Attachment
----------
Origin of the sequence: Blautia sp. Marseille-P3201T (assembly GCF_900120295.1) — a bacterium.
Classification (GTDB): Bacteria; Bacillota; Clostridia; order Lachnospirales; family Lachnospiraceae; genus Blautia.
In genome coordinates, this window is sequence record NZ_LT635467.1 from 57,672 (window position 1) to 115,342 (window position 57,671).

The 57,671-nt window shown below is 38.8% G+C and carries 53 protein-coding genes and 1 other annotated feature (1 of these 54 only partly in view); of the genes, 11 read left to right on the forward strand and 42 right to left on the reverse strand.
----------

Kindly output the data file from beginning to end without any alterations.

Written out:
Origin of the sequence: Blautia sp. Marseille-P3201T (assembly GCF_900120295.1) — a bacterium.
Classification (GTDB): Bacteria; Bacillota; Clostridia; order Lachnospirales; family Lachnospiraceae; genus Blautia.
In genome coordinates, this window is sequence record NZ_LT635467.1 from 57,672 (window position 1) to 115,342 (window position 57,671).

The 57,671-nt window shown below is 38.8% G+C and carries 53 protein-coding genes and 1 other annotated feature (1 of these 54 only partly in view); of the genes, 11 read left to right on the forward strand and 42 right to left on the reverse strand.